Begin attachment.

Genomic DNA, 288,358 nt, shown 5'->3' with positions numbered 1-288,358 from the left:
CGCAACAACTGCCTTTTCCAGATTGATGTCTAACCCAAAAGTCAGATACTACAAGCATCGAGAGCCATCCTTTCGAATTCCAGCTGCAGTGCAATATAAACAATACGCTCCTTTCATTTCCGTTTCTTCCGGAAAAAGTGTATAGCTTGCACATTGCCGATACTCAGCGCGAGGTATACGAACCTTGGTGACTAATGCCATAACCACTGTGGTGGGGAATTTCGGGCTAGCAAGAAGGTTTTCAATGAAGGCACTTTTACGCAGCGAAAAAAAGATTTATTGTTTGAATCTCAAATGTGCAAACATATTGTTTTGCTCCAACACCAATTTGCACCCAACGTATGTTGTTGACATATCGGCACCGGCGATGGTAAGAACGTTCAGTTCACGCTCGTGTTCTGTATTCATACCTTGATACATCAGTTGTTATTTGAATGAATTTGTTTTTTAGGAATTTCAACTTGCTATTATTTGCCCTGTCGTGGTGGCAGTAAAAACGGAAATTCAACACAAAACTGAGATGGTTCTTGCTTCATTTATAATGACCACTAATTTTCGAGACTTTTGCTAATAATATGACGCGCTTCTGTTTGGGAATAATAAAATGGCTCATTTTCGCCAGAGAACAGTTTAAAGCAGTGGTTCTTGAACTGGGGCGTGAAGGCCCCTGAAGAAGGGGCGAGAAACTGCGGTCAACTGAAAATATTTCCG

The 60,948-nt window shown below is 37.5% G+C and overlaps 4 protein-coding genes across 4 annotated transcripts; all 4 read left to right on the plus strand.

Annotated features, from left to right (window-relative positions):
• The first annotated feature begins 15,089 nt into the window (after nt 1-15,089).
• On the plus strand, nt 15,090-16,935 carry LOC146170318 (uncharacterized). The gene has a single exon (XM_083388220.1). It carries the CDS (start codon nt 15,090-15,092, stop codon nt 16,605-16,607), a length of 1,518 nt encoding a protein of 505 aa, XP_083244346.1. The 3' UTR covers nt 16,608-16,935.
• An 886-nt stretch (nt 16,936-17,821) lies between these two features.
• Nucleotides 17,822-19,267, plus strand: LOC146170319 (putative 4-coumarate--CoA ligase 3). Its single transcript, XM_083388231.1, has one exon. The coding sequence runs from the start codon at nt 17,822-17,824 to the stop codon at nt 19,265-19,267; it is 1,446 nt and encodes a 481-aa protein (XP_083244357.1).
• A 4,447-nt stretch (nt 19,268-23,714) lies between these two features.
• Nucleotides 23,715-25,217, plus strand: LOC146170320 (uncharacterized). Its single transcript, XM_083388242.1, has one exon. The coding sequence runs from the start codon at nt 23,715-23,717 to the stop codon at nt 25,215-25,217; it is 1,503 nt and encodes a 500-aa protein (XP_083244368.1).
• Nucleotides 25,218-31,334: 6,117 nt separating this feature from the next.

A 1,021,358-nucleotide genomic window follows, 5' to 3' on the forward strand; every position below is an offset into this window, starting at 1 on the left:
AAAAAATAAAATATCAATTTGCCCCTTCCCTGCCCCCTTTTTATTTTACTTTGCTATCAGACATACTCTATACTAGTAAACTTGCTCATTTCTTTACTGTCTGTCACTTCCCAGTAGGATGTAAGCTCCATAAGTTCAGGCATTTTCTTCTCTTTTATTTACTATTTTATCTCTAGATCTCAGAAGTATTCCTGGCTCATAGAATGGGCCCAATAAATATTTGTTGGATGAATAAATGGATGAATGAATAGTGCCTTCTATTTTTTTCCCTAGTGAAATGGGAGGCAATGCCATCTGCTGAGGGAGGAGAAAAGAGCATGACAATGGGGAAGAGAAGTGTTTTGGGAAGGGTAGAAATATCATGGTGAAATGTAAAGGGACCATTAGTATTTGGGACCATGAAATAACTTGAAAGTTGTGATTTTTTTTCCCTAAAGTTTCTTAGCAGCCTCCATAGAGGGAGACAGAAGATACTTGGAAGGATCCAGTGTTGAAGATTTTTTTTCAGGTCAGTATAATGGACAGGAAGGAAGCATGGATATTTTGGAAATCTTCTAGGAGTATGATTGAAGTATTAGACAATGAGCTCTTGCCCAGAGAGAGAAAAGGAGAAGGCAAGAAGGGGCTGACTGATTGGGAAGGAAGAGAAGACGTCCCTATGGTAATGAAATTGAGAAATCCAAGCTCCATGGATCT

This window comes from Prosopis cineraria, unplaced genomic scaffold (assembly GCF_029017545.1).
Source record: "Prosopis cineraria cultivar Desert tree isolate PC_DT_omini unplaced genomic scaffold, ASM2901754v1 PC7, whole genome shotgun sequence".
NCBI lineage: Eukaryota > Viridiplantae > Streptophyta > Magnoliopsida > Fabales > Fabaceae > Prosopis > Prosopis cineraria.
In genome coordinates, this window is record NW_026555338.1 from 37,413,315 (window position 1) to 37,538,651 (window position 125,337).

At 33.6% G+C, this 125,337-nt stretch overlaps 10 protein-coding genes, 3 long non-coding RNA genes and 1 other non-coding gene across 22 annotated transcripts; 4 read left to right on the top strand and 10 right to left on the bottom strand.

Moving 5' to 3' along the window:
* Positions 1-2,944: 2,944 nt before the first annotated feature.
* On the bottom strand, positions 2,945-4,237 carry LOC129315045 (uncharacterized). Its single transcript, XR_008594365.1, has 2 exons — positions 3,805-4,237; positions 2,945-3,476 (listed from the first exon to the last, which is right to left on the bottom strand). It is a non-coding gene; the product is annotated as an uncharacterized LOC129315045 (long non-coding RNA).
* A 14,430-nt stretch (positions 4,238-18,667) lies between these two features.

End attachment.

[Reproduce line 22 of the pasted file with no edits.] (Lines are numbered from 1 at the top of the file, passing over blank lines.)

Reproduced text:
* A 14,430-nt stretch (positions 4,238-18,667) lies between these two features.